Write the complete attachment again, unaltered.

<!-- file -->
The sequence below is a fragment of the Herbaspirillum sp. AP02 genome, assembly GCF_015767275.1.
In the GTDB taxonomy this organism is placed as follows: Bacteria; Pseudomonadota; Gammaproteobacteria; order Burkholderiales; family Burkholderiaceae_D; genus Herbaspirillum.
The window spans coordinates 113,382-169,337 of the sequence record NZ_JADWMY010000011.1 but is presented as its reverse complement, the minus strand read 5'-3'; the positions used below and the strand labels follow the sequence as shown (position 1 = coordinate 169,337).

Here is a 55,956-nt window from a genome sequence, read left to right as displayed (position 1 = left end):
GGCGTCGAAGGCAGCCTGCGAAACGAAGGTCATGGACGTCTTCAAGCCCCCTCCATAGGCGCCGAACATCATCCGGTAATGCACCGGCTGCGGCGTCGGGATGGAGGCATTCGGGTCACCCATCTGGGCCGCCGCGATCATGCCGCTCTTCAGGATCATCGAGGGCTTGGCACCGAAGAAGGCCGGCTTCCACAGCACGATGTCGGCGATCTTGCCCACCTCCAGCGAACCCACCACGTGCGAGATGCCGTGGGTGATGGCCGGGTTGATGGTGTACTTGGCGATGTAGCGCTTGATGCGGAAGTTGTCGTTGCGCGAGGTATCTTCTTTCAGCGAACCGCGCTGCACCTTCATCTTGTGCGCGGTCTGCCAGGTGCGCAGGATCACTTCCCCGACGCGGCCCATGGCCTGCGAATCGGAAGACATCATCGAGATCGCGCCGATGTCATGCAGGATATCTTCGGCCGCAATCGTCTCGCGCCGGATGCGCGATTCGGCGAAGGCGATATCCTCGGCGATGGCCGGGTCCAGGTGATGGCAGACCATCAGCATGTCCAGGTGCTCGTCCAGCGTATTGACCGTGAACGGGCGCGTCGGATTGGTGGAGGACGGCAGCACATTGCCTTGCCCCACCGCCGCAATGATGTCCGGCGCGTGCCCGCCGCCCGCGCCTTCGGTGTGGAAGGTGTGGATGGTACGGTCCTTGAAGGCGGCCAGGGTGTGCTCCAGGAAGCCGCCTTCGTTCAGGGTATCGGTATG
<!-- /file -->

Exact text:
The sequence below is a fragment of the Herbaspirillum sp. AP02 genome, assembly GCF_015767275.1.
In the GTDB taxonomy this organism is placed as follows: Bacteria; Pseudomonadota; Gammaproteobacteria; order Burkholderiales; family Burkholderiaceae_D; genus Herbaspirillum.
The window spans coordinates 113,382-169,337 of the sequence record NZ_JADWMY010000011.1 but is presented as its reverse complement, the minus strand read 5'-3'; the positions used below and the strand labels follow the sequence as shown (position 1 = coordinate 169,337).

Here is a 55,956-nt window from a genome sequence, read left to right as displayed (position 1 = left end):
GGCGTCGAAGGCAGCCTGCGAAACGAAGGTCATGGACGTCTTCAAGCCCCCTCCATAGGCGCCGAACATCATCCGGTAATGCACCGGCTGCGGCGTCGGGATGGAGGCATTCGGGTCACCCATCTGGGCCGCCGCGATCATGCCGCTCTTCAGGATCATCGAGGGCTTGGCACCGAAGAAGGCCGGCTTCCACAGCACGATGTCGGCGATCTTGCCCACCTCCAGCGAACCCACCACGTGCGAGATGCCGTGGGTGATGGCCGGGTTGATGGTGTACTTGGCGATGTAGCGCTTGATGCGGAAGTTGTCGTTGCGCGAGGTATCTTCTTTCAGCGAACCGCGCTGCACCTTCATCTTGTGCGCGGTCTGCCAGGTGCGCAGGATCACTTCCCCGACGCGGCCCATGGCCTGCGAATCGGAAGACATCATCGAGATCGCGCCGATGTCATGCAGGATATCTTCGGCCGCAATCGTCTCGCGCCGGATGCGCGATTCGGCGAAGGCGATATCCTCGGCGATGGCCGGGTCCAGGTGATGGCAGACCATCAGCATGTCCAGGTGCTCGTCCAGCGTATTGACCGTGAACGGGCGCGTCGGATTGGTGGAGGACGGCAGCACATTGCCTTGCCCCACCGCCGCAATGATGTCCGGCGCGTGCCCGCCGCCCGCGCCTTCGGTGTGGAAGGTGTGGATGGTACGGTCCTTGAAGGCGGCCAGGGTGTGCTCCAGGAAGCCGCCTTCGTTCAGGGTATCGGTATG